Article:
San Diego Sees Fourfold Increase in Anti-Semitic Incidents From Last Yearby Brie Stimson April 24, 2017
San Diego has seen a 33 percent increase in anti-Semitic incidents so far in 2017 while across the U.S. it has risen 86 percent, according to the Anti-Defamation League’s annual Audit of Anti-Semitic Incidents. There was a fourfold increase of incidents in San Diego compared to the same time last year.
There has also been an exponential increase in harassment, anti-Semitic bullying and vandalism at grade schools.
“Not only have we seen a dramatic increase in anti-Semitic incidents directed at the San Diego Jewish community, but perhaps most concerning of all is the dramatic increase of these incidents in schools,” San Diego regional director for the ADL, Tammy Gillies said.
“Schools are a microcosm of the country,” ADL CEO Jonathan A. Greenblatt said. “Children absorb messages from their parents and the media, and bring them into their schools and playgrounds. We are very concerned the next generation is internalizing messages of intolerance and bigotry.”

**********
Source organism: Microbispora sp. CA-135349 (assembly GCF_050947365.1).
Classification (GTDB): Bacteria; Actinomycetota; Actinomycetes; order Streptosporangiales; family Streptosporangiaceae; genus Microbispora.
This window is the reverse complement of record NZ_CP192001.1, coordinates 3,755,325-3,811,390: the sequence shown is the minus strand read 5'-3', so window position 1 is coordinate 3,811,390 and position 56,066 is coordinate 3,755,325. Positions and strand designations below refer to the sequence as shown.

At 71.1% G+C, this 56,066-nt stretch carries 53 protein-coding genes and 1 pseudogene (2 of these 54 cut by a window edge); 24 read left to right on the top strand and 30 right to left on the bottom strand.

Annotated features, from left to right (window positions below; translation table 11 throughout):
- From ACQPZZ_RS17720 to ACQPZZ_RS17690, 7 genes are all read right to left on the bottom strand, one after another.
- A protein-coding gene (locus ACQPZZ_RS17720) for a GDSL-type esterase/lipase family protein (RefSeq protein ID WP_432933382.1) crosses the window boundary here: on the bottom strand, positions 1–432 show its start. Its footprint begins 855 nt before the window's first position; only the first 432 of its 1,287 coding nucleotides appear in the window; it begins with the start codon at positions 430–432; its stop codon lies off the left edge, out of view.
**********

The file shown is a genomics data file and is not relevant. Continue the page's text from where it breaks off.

Nearly 30 percent of incidents recorded in 2016 occurred after November 1, (369 out of 1,266) contributing to the 34 percent increase across the country last year.
This year is now on pace for more than 2,000 incidents, with 541 already reported in just the first quarter of the year.
“There’s been a significant, sustained increase in anti-Semitic activity since the start of 2016 and what’s most concerning is the fact that the numbers have accelerated over the past five months,” said Greenblatt. “Clearly, we have work to do and need to bring more urgency to the fight. At ADL, we will use every resource available to put a stop to anti-Semitism. But we also need more leaders to speak out against this cancer of hate and more action at all levels to counter anti-Semitism.”
The reports for 2017 so far includes 380 harassment incidents, 155 incidents of vandalism and six physical assaults. The states with the highest number of incidents tend t be those with large Jewish populations like California, New York, New Jersey, Florida and Massachusetts.
“These incidents need to be seen in the context of a general resurgence of white supremacist activity in the United States,” said Oren Segal, director of the ADL Center on Extremism. “Extremists and anti-Semites feel emboldened and are using technology in new ways to spread their hatred and to impact the Jewish community on and off line … The majority of anti-Semitic incidents are not carried out by organized extremists, as the bomb threats in 2017 demonstrate. Anti-Semitism is not the sole domain of any one group, and needs to be challenged wherever and whenever it arises.”